What is brown rot?
Brown rot is a common fungal disease (Monilinia fructicola) that affects trees in the “stone fruit” category such as peaches, nectarines, plums, cherries, and apricots. Brown rot can be very devastating, causing the fruit to rot and twigs to become cankered.
Fruits infected with brown rot first appear with soft brown spots. As the infection grows quickly, the fruit becomes covered in a powdery mass of fungus. Wet weather conditions can increase the development of this infection.
Brown rot can survive the winter in twigs and fruits affected by the disease. If the proper steps aren’t taken to minimize brown rot in the winter, the fungus will continue to spread and create more damage in the springtime.
Prevention and Management
As with mostly all diseases that affect fruit trees, proper prevention and control requires year-round attention. Minimizing the spread of brown rot can be done by pruning out twigs showing canker and removing any affected fruits that are still on the tree or that have fallen to the ground. It is important to hot compost, burn or deeply bury these materials in order to ensure the disease will not spread.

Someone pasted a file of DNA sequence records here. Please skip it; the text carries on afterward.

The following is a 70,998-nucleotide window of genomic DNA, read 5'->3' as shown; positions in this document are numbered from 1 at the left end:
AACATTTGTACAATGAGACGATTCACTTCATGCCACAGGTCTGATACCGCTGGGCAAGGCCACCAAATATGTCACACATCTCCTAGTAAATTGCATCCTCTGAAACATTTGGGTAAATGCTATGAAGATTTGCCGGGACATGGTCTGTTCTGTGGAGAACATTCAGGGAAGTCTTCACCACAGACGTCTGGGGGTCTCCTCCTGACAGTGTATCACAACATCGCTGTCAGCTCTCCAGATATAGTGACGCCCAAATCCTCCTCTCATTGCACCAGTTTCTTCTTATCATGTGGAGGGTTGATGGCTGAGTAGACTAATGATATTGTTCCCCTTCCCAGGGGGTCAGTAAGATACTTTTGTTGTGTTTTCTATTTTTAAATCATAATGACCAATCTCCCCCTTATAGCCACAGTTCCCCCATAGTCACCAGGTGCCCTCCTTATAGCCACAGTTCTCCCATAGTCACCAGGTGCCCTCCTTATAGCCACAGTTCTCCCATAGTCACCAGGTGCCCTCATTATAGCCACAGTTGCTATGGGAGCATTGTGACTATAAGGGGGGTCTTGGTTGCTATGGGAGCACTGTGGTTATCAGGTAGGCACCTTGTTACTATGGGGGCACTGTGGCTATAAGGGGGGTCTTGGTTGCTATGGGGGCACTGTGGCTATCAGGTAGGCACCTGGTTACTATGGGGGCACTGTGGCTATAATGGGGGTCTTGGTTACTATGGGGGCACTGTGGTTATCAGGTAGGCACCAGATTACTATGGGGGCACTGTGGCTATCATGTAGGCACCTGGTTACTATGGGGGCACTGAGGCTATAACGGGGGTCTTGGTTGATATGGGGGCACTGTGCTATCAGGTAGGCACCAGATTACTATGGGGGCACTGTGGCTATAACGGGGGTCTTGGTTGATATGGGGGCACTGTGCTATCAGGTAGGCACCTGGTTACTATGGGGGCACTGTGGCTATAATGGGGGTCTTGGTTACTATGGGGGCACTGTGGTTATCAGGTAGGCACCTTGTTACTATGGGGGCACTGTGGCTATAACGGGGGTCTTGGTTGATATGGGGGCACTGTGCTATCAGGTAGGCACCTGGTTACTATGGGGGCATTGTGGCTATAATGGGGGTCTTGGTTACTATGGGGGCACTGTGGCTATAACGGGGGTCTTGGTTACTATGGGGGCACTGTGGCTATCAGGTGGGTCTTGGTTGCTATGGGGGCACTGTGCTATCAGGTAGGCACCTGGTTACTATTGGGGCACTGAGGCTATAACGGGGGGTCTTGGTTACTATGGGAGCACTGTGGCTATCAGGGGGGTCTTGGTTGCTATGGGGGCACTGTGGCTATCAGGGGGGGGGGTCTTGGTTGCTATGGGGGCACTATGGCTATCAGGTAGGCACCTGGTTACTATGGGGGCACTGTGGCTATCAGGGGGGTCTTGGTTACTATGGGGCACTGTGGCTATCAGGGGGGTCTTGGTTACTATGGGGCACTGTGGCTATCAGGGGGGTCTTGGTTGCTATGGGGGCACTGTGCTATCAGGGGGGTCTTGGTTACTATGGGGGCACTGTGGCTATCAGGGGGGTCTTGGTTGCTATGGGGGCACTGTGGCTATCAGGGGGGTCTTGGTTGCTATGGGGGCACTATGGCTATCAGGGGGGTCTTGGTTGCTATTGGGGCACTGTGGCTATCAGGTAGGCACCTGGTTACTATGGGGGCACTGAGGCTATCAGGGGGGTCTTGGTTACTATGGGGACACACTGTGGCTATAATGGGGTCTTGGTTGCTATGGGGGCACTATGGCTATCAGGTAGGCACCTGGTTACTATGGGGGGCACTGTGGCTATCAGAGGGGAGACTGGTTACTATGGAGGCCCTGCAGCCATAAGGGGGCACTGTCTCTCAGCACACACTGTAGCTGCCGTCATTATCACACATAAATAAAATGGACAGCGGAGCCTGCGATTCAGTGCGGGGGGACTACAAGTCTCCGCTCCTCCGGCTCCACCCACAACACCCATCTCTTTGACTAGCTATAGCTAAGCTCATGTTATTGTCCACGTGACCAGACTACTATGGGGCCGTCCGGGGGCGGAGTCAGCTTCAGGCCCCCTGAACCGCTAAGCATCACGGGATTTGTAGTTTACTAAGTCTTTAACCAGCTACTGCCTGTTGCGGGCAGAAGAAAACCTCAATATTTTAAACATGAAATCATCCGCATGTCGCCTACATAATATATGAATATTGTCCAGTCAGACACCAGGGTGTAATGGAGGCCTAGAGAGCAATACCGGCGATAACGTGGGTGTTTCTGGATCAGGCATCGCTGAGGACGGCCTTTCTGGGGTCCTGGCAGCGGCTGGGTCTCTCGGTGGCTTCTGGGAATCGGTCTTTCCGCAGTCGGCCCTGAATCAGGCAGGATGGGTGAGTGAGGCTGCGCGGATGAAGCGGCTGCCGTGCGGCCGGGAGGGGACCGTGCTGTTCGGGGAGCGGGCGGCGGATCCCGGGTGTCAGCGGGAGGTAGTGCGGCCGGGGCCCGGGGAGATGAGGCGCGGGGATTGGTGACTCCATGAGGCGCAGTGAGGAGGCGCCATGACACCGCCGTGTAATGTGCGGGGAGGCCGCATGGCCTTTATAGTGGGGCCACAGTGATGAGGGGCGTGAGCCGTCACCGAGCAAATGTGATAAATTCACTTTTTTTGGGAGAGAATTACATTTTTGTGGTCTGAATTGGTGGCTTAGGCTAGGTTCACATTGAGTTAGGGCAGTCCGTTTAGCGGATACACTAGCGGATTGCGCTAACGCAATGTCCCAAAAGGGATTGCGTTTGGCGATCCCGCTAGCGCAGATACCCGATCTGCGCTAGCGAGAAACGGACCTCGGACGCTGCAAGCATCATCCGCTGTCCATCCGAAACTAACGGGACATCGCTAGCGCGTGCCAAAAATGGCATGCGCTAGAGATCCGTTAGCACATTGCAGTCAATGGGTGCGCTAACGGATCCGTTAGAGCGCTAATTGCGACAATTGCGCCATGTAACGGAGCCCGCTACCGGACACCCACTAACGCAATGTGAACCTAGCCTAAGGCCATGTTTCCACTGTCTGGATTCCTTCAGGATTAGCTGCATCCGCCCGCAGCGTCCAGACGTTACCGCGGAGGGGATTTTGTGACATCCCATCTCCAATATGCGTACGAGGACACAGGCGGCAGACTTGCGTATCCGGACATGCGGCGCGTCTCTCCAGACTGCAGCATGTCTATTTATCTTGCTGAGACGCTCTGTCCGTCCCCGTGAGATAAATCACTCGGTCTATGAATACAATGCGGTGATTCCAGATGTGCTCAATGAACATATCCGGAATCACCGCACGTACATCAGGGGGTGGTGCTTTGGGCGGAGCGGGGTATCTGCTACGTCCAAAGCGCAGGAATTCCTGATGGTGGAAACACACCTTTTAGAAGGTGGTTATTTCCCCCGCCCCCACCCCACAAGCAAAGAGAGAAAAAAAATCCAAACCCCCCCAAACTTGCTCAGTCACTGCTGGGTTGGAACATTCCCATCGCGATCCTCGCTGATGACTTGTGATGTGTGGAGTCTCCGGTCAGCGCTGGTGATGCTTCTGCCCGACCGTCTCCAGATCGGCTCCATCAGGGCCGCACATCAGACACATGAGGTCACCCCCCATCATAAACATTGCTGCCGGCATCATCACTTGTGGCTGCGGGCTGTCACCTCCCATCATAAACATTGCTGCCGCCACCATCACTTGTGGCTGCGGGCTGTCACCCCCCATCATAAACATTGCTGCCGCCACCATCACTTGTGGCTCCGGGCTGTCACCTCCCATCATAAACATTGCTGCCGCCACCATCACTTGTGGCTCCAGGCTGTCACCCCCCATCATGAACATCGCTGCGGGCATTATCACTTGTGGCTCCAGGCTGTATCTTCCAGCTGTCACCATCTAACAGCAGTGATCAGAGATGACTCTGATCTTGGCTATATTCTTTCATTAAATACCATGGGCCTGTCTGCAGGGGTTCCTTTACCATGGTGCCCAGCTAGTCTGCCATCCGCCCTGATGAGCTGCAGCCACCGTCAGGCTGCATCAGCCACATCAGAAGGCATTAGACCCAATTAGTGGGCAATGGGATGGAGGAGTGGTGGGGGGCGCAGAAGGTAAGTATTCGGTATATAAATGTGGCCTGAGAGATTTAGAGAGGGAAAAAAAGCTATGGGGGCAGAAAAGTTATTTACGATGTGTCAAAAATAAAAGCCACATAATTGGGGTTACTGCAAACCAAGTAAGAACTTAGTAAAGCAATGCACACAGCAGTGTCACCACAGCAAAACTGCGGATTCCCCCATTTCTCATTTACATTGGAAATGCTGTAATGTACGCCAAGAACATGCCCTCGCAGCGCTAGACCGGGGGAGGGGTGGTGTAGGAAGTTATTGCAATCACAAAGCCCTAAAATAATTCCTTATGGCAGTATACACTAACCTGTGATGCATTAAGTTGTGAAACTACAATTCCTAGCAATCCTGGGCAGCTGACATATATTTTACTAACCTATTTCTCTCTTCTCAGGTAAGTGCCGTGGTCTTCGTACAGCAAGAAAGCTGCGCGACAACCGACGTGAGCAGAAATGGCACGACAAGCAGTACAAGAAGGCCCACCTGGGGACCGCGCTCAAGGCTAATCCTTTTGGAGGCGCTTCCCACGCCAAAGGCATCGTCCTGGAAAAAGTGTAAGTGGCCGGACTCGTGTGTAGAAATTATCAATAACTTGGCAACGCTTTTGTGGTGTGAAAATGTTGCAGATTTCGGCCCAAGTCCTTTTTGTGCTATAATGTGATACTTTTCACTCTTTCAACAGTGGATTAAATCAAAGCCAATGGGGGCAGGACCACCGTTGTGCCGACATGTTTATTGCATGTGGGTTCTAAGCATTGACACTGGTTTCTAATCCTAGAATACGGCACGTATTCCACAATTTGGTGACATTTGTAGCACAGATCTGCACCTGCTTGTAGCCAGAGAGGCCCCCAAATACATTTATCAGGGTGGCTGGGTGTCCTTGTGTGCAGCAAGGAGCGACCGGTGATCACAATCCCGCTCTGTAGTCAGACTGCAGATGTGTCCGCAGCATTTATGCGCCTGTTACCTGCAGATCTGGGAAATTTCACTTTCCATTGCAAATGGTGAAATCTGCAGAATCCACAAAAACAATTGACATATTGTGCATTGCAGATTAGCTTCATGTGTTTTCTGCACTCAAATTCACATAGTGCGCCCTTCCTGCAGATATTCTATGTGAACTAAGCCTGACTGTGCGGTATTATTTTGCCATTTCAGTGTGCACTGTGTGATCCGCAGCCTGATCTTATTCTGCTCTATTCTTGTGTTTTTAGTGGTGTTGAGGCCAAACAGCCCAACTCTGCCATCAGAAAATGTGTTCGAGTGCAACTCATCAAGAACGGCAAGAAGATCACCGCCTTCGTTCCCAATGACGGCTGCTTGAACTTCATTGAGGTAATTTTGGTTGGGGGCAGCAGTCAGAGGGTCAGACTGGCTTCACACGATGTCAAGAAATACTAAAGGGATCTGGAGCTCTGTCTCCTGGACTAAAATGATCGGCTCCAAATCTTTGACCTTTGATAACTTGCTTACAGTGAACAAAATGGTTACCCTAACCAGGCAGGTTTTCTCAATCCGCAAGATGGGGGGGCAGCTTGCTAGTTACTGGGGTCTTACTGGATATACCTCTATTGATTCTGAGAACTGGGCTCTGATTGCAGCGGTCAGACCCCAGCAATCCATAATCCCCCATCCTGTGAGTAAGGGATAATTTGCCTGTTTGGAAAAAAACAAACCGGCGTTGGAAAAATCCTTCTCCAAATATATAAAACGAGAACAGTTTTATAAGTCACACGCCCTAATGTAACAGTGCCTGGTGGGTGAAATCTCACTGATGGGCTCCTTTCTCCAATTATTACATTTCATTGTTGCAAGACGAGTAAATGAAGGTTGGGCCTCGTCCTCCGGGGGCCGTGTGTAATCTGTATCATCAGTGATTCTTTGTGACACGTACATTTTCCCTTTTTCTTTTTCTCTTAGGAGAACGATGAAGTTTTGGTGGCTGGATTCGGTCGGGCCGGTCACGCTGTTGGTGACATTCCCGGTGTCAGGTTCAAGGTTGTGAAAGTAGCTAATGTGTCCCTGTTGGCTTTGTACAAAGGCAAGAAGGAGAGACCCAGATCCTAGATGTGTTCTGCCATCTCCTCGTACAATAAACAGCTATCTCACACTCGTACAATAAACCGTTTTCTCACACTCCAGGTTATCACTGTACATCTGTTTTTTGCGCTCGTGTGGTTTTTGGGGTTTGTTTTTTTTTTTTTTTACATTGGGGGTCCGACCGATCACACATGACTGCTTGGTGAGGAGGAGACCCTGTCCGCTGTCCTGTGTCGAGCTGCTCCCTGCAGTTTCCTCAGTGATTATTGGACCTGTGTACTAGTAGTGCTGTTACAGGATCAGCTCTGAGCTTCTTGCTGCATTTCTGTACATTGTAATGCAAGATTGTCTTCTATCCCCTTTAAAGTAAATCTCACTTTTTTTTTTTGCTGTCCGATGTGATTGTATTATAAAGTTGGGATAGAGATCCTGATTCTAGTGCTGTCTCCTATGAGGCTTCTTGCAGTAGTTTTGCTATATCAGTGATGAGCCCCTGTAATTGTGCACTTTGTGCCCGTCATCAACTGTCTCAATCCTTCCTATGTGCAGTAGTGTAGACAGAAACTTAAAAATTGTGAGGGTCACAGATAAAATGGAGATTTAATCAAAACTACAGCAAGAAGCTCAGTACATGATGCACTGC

Properly pruning trees in order to allow more air and light can be a great measure against brown rot, which thrives in damp, cool conditions.
Copper or sulfur fungicide (organic) can be sprayed before or after blossoming in spring as a stronger measure to prevent brown rot, but can also negatively affect beneficial micro-organisms. Spring holistic spray of compost tea and neem oil may also help reduce the problem while boosting the micro-ecology. It is important to read the labels on any products you use very carefully to ensure soil or plants are not damaged by excessive application!
Watch a quick video about how to spray fruit trees:
This edition of POP TIPS prepared with assistance from 2014 POP intern Tina Kalakay.